The nitty-gritty of Cambodia’s food production chain
A trip to Cambodia is enhanced by fascinating temples, historical landmarks and a long history. But that’s not all. You will love Cambodia also for its delicious food, spicy enough, sweet enough, incredibly tasty.
Cambodia’s food production chain: the rice
Being an Asian country, it goes without saying that since from some 10,000 years ago up to now the core of the region’s eating scene has been rice, Cambodia lives up to the expectations and made it its basic staple. The precious cereal grain is sown, harvested and put to dry in many areas in Cambodia and consumed either as a cereal or in other forms such as noodles and rice paper. While registered as a rice-exporting nation, the production sites I have visited are mainly for the local demand.
Rice is the most predominant food crop grown, according to USDA, in the country’s central alluvial plain making it for some 85 per cent of Cambodia’s total cultivated area. As FAO report, 3.7 million hectares are devoted to agriculture, of which 75 per cent is devoted to rice and 25 per cent to other types of food.
I started the rice-themed journey in the stilt village of Kompong Khleang, where they dry it, then continued to Battambang, where I saw how local women make rice paper mainly used for spring rolls and crepes, and finally the in-the-making of rice noodles by local women in Kampong Chhnang, so common in traditional cuisine. To make the noodles, they mix rice starch with water and salt in a huge rudimentary pot hanging over an abundant flame and they press it with an equally rudimentary lever put in action by two women who sit on one end in order to raise the other end.
After this lively process, the second team sifts through the almost ready noodles to separate and store them, ready for shipping. Delicious and ubiquitous, given the popularity of this staple I would have probably imagined a more factory-like place, but this corner of women chattering, pressing, sifting and laughing sure gives a better idea of genuinity and tradition.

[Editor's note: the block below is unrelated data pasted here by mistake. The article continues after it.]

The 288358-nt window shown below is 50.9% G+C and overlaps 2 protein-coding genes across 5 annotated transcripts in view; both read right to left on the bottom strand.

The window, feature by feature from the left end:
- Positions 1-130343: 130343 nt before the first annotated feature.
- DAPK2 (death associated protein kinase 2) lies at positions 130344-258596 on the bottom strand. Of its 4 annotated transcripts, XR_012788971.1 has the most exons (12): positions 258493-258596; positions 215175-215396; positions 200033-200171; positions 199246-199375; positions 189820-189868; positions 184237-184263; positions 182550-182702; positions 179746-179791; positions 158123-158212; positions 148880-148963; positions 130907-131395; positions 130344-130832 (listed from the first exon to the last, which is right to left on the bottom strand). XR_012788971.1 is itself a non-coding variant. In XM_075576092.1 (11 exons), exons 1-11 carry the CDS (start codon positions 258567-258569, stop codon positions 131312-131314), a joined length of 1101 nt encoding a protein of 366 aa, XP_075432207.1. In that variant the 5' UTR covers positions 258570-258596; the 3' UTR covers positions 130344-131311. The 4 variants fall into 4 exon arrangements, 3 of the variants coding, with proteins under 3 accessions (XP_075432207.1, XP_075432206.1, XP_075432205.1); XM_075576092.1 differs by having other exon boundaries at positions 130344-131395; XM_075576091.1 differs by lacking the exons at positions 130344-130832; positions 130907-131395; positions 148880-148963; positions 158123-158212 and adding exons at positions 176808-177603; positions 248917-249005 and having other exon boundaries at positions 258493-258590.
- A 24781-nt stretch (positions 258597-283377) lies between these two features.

Fish farming in Cambodia
An important source of proteins in the local diet is given by the fish, so fish farming is also an important part of Cambodia’s food production chain, and to get some clarity on the process I visited the lively and rather gruesome fish factory of Battambang. Here the fish is chopped and covered with salt and chemicals to be preserved and packaged for the finished frozen product. Not exactly an idyllic sight that kind of made everyone decide to cut on the fish consumption.
Farms are often family-run and organized in small ponds, the water level of which is constantly to be monitored both in the dry season and especially during the floods. Also for the fish market, Battambang province is one of the most productive.
Cassava production in Cambodia
Not only rice as a staple, but also cassava, another name for manioca, one of the most important upland crops in Cambodia. Very popular in many places, I tasted manioca in all its forms in Brazil, being my favorite dishes farofa (flavored manioca flour) and tapioca, typical from the northeastern state of Ceara and its capital Fortaleza.
In Cambodia, I saw locals cutting cassava and leaving it to dry at Banteay Chhmar community-based village that offers foreigners the experience of homestay.
Banana chips produced in Cambodia
Along with staple and proteins, Cambodia’s food production chain wouldn’t be complete without a healthy snack. Still in Battambang, I visited the house where a young woman produces kilometers of banana chips by finely cutting thousands of pieces of the sweet fruit and painstakingly arranging them on a wooden table to dry under the sun.
I bought a huge banana chips roll for one dollar, after almost two months I still have it and it’s still delicious, which makes me proud of myself for having a healthy snack sometimes, instead of the guilty chocolate ones.
Since a country can’t be defined merely by its historical landmarks and tourist attractions, I found the brief immersions in the local way of living of Cambodia through the different moments of its food production chain very enlightening. Apart from a better understanding of its economy mainly based on agriculture, if you ask me, entering people’s lives and routines is always eye-opening and worth anyone’s time.